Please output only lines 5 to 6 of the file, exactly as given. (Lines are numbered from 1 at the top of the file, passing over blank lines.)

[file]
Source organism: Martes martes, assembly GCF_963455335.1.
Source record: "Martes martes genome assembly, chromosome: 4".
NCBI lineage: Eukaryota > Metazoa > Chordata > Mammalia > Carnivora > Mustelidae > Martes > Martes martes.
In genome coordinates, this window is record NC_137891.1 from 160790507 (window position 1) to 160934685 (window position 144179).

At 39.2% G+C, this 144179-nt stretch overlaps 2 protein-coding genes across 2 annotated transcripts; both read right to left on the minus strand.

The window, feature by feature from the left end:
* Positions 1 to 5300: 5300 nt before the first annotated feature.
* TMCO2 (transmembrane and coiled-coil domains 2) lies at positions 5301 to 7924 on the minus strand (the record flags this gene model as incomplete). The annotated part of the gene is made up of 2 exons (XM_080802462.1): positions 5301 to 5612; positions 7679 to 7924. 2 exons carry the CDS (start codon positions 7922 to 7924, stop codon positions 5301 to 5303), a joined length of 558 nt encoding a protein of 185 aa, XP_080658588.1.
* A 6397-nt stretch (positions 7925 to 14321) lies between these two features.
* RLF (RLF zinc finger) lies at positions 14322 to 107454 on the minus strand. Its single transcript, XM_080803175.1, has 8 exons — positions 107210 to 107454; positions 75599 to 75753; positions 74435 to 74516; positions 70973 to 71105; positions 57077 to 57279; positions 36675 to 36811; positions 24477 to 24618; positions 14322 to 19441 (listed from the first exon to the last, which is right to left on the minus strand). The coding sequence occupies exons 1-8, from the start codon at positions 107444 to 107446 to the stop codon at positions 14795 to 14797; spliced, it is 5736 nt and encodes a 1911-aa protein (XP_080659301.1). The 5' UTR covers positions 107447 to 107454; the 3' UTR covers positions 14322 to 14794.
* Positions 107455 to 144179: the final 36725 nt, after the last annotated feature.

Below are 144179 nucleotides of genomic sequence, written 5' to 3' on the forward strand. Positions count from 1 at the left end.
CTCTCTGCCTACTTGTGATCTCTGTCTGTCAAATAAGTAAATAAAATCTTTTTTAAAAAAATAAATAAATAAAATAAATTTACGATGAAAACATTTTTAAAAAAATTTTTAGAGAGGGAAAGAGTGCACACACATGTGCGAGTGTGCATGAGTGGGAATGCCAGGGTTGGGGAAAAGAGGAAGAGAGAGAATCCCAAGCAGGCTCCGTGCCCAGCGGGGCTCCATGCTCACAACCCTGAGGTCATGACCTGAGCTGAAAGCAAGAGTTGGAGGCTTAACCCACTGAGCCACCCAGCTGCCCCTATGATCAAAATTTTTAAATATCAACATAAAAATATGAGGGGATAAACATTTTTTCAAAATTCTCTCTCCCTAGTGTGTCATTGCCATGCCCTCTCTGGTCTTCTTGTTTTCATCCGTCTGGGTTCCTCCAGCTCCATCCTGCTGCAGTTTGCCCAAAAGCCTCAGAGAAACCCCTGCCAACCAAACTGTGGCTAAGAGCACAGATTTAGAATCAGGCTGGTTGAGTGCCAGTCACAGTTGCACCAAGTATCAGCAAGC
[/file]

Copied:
At 39.2% G+C, this 144179-nt stretch overlaps 2 protein-coding genes across 2 annotated transcripts; both read right to left on the minus strand.

The window, feature by feature from the left end: